* Short selling is the practice of borrowing an asset such as shares or currencies and selling it first with the aim of buying it back later. While the basic concept may sound confusing, the function is simple: If you believe the price will fall, then rather than aiming to “buy low, sell high”, the trader is looking instead to “sell high first, and then buy low later”. For professional traders, the act of short selling is not only empowering, it’s also necessary as it allows the trader to make money in bull as well as bear markets using any asset class.

  • Available Currency Pairs

    While Currency Hedger offers over 45 different currency pairs, not all pairs are created equal. Some traders prefer the trade the mass psychology patterns of the most popular, highly liquid, major pairs such as EUR/USD and USD/JPY. Others may prefer to look for trading opportunities on exotic crosses from emerging economies.

    The “majors” are the currencies of the largest capitalist economies from the post-World War II era, with the Euro effectively replacing Germany’s Deutschemark since the late 90’s in terms of trading volume and economic context.

    These currencies, paired with the US Dollar (which took over from the British Pound as the world’s reserve currency after the 2nd World War), form the top Major Currency Pairs.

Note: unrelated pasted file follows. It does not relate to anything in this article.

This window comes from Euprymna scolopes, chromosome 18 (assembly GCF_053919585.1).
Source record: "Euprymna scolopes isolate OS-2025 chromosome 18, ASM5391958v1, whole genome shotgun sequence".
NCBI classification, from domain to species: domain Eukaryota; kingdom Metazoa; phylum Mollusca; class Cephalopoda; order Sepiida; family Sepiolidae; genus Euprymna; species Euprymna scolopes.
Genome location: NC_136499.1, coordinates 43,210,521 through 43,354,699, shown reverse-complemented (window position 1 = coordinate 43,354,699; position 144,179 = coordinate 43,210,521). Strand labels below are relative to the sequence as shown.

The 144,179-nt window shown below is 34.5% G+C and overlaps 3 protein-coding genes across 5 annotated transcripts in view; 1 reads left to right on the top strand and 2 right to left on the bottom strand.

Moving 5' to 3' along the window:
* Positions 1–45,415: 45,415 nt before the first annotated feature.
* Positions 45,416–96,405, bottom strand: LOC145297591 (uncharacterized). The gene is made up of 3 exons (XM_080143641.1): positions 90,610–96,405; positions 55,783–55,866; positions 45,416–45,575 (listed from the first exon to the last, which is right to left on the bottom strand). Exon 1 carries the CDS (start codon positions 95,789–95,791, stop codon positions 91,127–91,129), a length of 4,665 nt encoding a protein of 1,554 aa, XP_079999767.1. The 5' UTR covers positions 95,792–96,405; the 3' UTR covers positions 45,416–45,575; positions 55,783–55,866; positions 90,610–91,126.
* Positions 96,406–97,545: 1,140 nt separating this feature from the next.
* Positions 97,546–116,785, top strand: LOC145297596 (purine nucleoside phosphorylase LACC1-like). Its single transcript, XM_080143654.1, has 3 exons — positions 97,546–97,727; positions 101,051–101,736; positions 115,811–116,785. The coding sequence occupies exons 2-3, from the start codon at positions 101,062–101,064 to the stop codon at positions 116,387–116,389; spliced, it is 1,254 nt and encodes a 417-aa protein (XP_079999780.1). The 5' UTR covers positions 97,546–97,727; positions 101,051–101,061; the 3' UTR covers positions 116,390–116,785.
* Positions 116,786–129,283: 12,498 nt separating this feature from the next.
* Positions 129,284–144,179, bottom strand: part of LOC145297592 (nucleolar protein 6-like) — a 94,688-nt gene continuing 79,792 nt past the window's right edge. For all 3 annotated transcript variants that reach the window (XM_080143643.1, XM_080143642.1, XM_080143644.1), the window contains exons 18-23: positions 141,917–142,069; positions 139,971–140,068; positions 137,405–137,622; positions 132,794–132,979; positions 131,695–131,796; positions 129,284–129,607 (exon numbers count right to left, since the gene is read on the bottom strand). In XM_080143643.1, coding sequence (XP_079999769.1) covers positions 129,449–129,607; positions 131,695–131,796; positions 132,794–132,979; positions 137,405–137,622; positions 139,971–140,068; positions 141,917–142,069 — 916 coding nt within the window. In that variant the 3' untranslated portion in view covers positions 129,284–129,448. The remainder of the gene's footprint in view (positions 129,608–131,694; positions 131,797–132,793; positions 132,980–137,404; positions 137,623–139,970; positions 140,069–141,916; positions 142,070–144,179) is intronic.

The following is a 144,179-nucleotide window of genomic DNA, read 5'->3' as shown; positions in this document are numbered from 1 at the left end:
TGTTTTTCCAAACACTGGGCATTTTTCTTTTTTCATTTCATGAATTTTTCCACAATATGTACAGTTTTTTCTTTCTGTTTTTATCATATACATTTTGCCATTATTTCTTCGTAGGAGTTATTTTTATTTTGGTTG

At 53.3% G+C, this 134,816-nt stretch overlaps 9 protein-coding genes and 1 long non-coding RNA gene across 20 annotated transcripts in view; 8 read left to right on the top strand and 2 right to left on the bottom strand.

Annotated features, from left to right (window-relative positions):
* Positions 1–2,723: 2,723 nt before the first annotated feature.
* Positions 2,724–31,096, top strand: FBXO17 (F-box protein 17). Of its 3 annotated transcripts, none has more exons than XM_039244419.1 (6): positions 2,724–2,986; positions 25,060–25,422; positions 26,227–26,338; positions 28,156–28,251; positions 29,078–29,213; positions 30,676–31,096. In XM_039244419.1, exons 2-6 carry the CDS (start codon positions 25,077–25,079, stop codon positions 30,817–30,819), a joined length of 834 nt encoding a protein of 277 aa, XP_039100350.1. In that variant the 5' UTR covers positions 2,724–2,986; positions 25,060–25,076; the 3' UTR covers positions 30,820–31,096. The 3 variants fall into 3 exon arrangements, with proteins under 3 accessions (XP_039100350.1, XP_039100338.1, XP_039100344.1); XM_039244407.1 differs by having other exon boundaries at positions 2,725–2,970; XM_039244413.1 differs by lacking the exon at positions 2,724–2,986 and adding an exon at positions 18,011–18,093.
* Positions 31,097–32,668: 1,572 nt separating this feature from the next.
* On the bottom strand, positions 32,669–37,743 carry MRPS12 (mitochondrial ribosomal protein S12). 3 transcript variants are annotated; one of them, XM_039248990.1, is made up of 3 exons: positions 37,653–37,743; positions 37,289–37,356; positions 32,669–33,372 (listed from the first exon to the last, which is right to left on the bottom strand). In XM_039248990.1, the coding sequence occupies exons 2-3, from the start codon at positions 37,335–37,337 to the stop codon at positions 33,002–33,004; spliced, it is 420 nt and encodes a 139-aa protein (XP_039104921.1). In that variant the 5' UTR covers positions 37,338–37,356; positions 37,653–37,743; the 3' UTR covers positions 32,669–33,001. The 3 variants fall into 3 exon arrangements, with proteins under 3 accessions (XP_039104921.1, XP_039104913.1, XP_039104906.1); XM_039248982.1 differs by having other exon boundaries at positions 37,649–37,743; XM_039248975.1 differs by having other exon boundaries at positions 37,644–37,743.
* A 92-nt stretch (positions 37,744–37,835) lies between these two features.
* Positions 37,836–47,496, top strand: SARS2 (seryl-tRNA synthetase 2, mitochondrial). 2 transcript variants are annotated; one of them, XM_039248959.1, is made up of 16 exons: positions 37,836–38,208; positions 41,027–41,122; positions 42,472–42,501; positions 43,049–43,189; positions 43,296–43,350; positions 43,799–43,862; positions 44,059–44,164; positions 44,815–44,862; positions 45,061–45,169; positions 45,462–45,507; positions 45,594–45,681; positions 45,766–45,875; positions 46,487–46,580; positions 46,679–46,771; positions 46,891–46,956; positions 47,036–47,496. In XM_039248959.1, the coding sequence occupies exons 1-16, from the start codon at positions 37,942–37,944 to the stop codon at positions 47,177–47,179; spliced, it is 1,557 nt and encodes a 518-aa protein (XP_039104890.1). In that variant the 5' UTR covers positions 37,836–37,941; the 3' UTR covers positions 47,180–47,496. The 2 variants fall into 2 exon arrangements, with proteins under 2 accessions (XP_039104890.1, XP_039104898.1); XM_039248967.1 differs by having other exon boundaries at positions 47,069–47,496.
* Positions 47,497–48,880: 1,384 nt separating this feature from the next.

The “Comm Dolls” (short for “commodity dollar pairs”) are the other G8 economies which happen to be driven by their resource and commodities industries: Canada, Australia and New Zealand.

    In many economic views and trading strategies, the Comm Dolls and top Majors combine as the Forex market’s equivalent of Blue Chip stocks. They’re highly liquid and heavily traded, resulting in the tightest average spreads in the interbank FX markets.

    Next are the Major Cross Pairs. While beginners often confuse the term “cross” as a synonym for “pair”, there’s actually a practical distinction in the institutional FX market. These are “cross rates” between two major pairs. For example: EUR/GBP (Euro vs British Pound) is actually a “cross” between EUR/USD and the inversion of GBP/USD.





  • Veterans

    To veterans of the institutional interbank market, a few of the top crosses hold a distinction as being traded directly on the old electronic networks (EUR/JPY, for example, was directly quoted rather than a calculation of EUR/USD crossed with USD/JPY) but for simplicity, only the US Dollar denominated pairs are typically considered major pairs in online FX communities.

    Many professional traders choose the Yen cross pairs for their notorious volatility. GBP/JPY was often nicknamed “The Beast” for this tendency.

    Through strong institutional relationships, Marketsforu is able to offer extremely tight spreads by even today’s standards on these Cross Pairs.

    As the term “Major” implies, there are also “Minor” pairs, consisting primarily of currencies from developed countries outside of the G8 nations.


  • Leading Minor Pairs

    Currency Hedger offers the leading Minor pairs from Scandinavia including the Swedish Krona and Norwegian Krone plus their relatively popular crosses with the Euro.

    Finally, we have the currencies of emerging economies and other non-G8 countries that constitute the “Exotic pairs” category: